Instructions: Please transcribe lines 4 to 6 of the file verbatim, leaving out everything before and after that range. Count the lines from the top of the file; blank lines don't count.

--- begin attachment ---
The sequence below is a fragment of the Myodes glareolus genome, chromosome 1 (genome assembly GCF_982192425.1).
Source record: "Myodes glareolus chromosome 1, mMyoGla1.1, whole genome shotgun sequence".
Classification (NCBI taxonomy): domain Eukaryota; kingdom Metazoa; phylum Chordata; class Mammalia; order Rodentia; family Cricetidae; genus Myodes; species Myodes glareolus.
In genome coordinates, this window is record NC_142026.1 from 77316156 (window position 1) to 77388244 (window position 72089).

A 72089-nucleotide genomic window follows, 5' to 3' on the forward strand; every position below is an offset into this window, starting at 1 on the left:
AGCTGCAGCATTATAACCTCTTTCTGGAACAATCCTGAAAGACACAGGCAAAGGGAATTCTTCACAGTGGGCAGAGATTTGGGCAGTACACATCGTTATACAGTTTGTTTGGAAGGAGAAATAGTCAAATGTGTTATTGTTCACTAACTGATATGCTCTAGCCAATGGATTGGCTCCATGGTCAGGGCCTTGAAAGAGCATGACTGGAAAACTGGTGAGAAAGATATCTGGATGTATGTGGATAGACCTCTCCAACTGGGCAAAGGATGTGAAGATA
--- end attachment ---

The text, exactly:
In genome coordinates, this window is record NC_142026.1 from 77316156 (window position 1) to 77388244 (window position 72089).

A 72089-nucleotide genomic window follows, 5' to 3' on the forward strand; every position below is an offset into this window, starting at 1 on the left:
AGCTGCAGCATTATAACCTCTTTCTGGAACAATCCTGAAAGACACAGGCAAAGGGAATTCTTCACAGTGGGCAGAGATTTGGGCAGTACACATCGTTATACAGTTTGTTTGGAAGGAGAAATAGTCAAATGTGTTATTGTTCACTAACTGATATGCTCTAGCCAATGGATTGGCTCCATGGTCAGGGCCTTGAAAGAGCATGACTGGAAAACTGGTGAGAAAGATATCTGGATGTATGTGGATAGACCTCTCCAACTGGGCAAAGGATGTGAAGATA